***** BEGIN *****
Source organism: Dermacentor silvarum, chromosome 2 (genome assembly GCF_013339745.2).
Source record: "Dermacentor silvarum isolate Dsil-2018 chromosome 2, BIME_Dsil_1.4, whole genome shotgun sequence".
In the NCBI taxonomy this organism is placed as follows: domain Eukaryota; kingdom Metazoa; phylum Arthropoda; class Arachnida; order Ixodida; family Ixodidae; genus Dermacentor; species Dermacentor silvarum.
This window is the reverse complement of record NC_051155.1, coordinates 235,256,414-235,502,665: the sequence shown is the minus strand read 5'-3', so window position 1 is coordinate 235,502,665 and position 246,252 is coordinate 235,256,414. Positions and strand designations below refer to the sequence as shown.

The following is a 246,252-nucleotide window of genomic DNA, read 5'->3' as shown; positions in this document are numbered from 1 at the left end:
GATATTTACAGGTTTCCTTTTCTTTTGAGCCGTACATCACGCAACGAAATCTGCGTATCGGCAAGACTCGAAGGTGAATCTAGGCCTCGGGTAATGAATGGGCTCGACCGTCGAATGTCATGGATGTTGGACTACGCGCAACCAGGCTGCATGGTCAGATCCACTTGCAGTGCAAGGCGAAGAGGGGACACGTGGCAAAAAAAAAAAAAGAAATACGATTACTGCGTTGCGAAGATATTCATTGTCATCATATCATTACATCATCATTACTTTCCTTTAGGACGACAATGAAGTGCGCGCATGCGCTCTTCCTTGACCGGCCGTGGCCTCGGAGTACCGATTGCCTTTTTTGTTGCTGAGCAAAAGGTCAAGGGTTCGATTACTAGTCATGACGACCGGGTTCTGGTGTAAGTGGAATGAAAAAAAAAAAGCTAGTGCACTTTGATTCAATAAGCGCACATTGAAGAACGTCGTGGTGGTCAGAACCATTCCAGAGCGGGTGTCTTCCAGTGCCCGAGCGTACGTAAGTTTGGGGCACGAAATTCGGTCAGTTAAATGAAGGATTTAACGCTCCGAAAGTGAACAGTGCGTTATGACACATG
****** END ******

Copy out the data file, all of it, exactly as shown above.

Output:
Source organism: Dermacentor silvarum, chromosome 2 (genome assembly GCF_013339745.2).
Source record: "Dermacentor silvarum isolate Dsil-2018 chromosome 2, BIME_Dsil_1.4, whole genome shotgun sequence".
In the NCBI taxonomy this organism is placed as follows: domain Eukaryota; kingdom Metazoa; phylum Arthropoda; class Arachnida; order Ixodida; family Ixodidae; genus Dermacentor; species Dermacentor silvarum.
This window is the reverse complement of record NC_051155.1, coordinates 235,256,414-235,502,665: the sequence shown is the minus strand read 5'-3', so window position 1 is coordinate 235,502,665 and position 246,252 is coordinate 235,256,414. Positions and strand designations below refer to the sequence as shown.

The following is a 246,252-nucleotide window of genomic DNA, read 5'->3' as shown; positions in this document are numbered from 1 at the left end:
GATATTTACAGGTTTCCTTTTCTTTTGAGCCGTACATCACGCAACGAAATCTGCGTATCGGCAAGACTCGAAGGTGAATCTAGGCCTCGGGTAATGAATGGGCTCGACCGTCGAATGTCATGGATGTTGGACTACGCGCAACCAGGCTGCATGGTCAGATCCACTTGCAGTGCAAGGCGAAGAGGGGACACGTGGCAAAAAAAAAAAAAGAAATACGATTACTGCGTTGCGAAGATATTCATTGTCATCATATCATTACATCATCATTACTTTCCTTTAGGACGACAATGAAGTGCGCGCATGCGCTCTTCCTTGACCGGCCGTGGCCTCGGAGTACCGATTGCCTTTTTTGTTGCTGAGCAAAAGGTCAAGGGTTCGATTACTAGTCATGACGACCGGGTTCTGGTGTAAGTGGAATGAAAAAAAAAAAGCTAGTGCACTTTGATTCAATAAGCGCACATTGAAGAACGTCGTGGTGGTCAGAACCATTCCAGAGCGGGTGTCTTCCAGTGCCCGAGCGTACGTAAGTTTGGGGCACGAAATTCGGTCAGTTAAATGAAGGATTTAACGCTCCGAAAGTGAACAGTGCGTTATGACACATG